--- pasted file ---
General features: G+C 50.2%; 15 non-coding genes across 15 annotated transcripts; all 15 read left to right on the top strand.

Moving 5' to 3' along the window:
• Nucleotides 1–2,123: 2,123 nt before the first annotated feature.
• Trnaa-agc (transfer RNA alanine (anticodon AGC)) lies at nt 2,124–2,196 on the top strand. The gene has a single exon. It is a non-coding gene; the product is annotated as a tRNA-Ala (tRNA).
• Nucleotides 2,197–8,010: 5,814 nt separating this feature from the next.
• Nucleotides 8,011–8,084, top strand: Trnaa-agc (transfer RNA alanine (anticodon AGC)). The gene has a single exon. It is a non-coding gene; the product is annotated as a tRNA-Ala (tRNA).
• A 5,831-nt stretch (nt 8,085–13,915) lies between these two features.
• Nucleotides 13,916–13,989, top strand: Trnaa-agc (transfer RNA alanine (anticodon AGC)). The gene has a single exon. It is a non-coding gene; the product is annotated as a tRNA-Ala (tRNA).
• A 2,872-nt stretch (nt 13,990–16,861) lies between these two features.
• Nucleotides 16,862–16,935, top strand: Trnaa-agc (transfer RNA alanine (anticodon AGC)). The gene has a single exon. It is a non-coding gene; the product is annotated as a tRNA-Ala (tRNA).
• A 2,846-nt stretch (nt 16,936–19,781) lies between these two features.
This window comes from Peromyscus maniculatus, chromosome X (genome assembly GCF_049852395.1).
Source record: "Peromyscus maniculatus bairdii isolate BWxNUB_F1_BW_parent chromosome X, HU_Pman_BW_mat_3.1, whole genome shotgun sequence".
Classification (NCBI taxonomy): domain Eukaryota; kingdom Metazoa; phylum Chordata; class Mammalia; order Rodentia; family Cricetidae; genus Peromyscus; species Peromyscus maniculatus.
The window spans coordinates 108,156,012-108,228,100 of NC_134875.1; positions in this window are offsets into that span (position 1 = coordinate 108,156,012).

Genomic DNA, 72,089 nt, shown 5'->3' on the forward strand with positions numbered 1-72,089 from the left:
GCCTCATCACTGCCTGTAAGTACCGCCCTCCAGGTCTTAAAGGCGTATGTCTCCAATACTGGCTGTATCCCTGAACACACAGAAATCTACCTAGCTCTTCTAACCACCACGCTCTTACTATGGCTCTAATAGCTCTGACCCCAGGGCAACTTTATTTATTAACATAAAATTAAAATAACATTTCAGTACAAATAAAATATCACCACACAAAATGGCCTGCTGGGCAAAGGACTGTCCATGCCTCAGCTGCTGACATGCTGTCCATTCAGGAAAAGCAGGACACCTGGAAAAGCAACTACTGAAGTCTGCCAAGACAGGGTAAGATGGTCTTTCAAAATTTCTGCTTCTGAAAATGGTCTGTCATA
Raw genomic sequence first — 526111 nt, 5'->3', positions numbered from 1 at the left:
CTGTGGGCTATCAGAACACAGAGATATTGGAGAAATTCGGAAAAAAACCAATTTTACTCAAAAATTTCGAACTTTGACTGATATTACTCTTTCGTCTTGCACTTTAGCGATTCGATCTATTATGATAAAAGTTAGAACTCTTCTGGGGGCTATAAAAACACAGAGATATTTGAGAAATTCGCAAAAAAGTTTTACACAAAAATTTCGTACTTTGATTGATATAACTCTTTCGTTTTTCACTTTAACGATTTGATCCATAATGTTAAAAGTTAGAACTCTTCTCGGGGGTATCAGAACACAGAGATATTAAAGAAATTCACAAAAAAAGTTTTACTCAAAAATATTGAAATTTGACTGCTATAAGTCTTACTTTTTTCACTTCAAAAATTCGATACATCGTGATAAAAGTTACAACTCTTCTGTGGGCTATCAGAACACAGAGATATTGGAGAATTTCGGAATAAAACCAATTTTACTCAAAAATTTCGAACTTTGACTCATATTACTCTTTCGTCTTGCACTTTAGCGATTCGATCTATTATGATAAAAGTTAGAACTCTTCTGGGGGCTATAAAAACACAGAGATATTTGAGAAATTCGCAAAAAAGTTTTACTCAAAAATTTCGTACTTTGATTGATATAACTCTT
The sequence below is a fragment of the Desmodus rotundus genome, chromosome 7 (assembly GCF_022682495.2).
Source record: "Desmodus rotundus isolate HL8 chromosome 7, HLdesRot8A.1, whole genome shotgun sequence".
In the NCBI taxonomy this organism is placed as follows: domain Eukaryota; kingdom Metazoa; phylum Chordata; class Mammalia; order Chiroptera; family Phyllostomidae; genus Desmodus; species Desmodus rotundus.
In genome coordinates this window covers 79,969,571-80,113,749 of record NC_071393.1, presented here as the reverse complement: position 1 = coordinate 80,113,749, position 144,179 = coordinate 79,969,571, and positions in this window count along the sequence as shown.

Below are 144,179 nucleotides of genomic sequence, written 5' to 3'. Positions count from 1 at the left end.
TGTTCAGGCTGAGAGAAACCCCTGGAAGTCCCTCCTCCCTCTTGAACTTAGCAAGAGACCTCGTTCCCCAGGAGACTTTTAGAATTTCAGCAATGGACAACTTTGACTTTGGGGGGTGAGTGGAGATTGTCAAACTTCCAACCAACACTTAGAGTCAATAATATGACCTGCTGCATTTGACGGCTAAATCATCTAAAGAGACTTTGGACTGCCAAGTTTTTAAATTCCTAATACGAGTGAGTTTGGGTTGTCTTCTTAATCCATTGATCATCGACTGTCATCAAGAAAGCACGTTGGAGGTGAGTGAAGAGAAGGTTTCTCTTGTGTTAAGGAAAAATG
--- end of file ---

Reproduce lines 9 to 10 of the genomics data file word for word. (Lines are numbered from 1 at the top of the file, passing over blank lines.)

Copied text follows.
• A 2,872-nt stretch (nt 13,990–16,861) lies between these two features.
• Nucleotides 16,862–16,935, top strand: Trnaa-agc (transfer RNA alanine (anticodon AGC)). The gene has a single exon. It is a non-coding gene; the product is annotated as a tRNA-Ala (tRNA).